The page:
Establishing survey validity and reliability for American Indians through "think aloud" and test-retest methods

Cindy Horst Hauge, Jacque Jacobs-Knight, Jamie L. Jensen, Katherine M. Burgess, Susan E. Puumala, Georgiana Wilton, Jessica D. Hanson

Research output: Contribution to journalArticlepeer-review

10 Scopus citations

Abstract

The purpose of this study was to use a mixed-methods approach to determine the validity and reliability of measurements used within an alcohol-exposed pregnancy prevention program for American Indian women. To develop validity, content experts provided input into the survey measures, and a "think aloud" methodology was conducted with 23 American Indian women. After revising the measurements based on this input, a test-retest was conducted with 79 American Indian women who were randomized to complete either the original measurements or the new, modified measurements. The test-retest revealed that some of the questions performed better for the modified version, whereas others appeared to be more reliable for the original version. The mixed-methods approach was a useful methodology for gathering feedback on survey measurements from American Indian participants and in indicating specific survey questions that needed to be modified for this population.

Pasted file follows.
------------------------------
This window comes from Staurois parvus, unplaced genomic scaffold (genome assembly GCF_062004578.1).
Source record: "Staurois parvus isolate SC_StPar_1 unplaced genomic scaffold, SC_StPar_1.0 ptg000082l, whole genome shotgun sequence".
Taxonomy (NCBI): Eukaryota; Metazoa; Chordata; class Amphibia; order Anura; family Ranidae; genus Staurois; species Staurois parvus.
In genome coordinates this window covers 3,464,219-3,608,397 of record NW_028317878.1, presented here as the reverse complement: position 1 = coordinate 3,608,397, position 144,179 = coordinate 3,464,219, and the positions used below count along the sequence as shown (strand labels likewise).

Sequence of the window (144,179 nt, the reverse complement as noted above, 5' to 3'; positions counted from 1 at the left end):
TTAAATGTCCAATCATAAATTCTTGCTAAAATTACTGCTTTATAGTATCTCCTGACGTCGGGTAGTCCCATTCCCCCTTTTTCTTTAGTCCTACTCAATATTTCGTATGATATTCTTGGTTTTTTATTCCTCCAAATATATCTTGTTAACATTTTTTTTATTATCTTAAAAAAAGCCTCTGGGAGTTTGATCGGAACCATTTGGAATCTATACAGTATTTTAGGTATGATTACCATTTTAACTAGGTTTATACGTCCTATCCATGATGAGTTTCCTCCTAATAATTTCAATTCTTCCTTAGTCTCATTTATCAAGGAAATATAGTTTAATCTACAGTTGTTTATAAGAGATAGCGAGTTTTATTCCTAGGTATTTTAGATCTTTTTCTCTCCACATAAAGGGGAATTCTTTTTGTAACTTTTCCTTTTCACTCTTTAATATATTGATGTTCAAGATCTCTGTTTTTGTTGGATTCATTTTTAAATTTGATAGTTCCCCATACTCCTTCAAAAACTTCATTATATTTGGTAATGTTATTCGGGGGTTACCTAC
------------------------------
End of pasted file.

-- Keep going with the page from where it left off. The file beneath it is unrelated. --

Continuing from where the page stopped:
Original languageEnglish (US)
Pages (from-to)820-830
Number of pages11
JournalQualitative Health Research
Volume25
Issue number6
DOIs
StatePublished - Jun 6 2015
Externally publishedYes

Bibliographical note

Funding Information:
The authors disclosed receipt of the following financial support for the research, authorship, and publication of this article. This project is supported by the National Center on Minority Health and Health Disparities of the National Institutes of Health under Award U54MD008164.

Publisher Copyright:
© The Author(s) 2015.

Keywords

  • aboriginal people, North America
  • alcohol/alcoholism
  • contraception
  • qualitative
  • reliability
  • validity

Fingerprint

Dive into the research topics of 'Establishing survey validity and reliability for American Indians through "think aloud" and test-retest methods'. Together they form a unique fingerprint.

Cite this